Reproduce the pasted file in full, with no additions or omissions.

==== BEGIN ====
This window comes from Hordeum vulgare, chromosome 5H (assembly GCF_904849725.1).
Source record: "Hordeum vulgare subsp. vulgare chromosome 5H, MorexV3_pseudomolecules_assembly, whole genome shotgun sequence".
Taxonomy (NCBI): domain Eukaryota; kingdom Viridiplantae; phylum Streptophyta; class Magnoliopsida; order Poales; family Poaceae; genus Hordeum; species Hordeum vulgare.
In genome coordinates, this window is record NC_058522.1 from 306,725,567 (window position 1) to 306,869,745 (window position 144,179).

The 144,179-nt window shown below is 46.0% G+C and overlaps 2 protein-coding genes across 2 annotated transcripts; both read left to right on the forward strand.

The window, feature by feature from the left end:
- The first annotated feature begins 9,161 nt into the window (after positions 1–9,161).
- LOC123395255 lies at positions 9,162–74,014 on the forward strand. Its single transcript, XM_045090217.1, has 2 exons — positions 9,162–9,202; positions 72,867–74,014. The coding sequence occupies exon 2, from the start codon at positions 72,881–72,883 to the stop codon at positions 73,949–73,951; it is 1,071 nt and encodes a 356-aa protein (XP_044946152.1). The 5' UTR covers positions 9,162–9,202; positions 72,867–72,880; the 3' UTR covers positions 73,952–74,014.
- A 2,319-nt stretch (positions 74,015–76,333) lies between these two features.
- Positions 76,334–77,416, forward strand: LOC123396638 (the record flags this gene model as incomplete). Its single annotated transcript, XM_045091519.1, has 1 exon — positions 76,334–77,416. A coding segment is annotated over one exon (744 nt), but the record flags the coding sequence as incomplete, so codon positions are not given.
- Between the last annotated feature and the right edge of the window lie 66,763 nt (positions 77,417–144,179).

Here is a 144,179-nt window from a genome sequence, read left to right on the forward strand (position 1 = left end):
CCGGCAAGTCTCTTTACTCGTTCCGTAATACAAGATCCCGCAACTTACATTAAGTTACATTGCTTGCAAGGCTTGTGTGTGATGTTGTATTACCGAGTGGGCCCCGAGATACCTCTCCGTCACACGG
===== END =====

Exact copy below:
This window comes from Hordeum vulgare, chromosome 5H (assembly GCF_904849725.1).
Source record: "Hordeum vulgare subsp. vulgare chromosome 5H, MorexV3_pseudomolecules_assembly, whole genome shotgun sequence".
Taxonomy (NCBI): domain Eukaryota; kingdom Viridiplantae; phylum Streptophyta; class Magnoliopsida; order Poales; family Poaceae; genus Hordeum; species Hordeum vulgare.
In genome coordinates, this window is record NC_058522.1 from 306,725,567 (window position 1) to 306,869,745 (window position 144,179).

The 144,179-nt window shown below is 46.0% G+C and overlaps 2 protein-coding genes across 2 annotated transcripts; both read left to right on the forward strand.

The window, feature by feature from the left end:
- The first annotated feature begins 9,161 nt into the window (after positions 1–9,161).
- LOC123395255 lies at positions 9,162–74,014 on the forward strand. Its single transcript, XM_045090217.1, has 2 exons — positions 9,162–9,202; positions 72,867–74,014. The coding sequence occupies exon 2, from the start codon at positions 72,881–72,883 to the stop codon at positions 73,949–73,951; it is 1,071 nt and encodes a 356-aa protein (XP_044946152.1). The 5' UTR covers positions 9,162–9,202; positions 72,867–72,880; the 3' UTR covers positions 73,952–74,014.
- A 2,319-nt stretch (positions 74,015–76,333) lies between these two features.
- Positions 76,334–77,416, forward strand: LOC123396638 (the record flags this gene model as incomplete). Its single annotated transcript, XM_045091519.1, has 1 exon — positions 76,334–77,416. A coding segment is annotated over one exon (744 nt), but the record flags the coding sequence as incomplete, so codon positions are not given.
- Between the last annotated feature and the right edge of the window lie 66,763 nt (positions 77,417–144,179).

Here is a 144,179-nt window from a genome sequence, read left to right on the forward strand (position 1 = left end):
CCGGCAAGTCTCTTTACTCGTTCCGTAATACAAGATCCCGCAACTTACATTAAGTTACATTGCTTGCAAGGCTTGTGTGTGATGTTGTATTACCGAGTGGGCCCCGAGATACCTCTCCGTCACACGG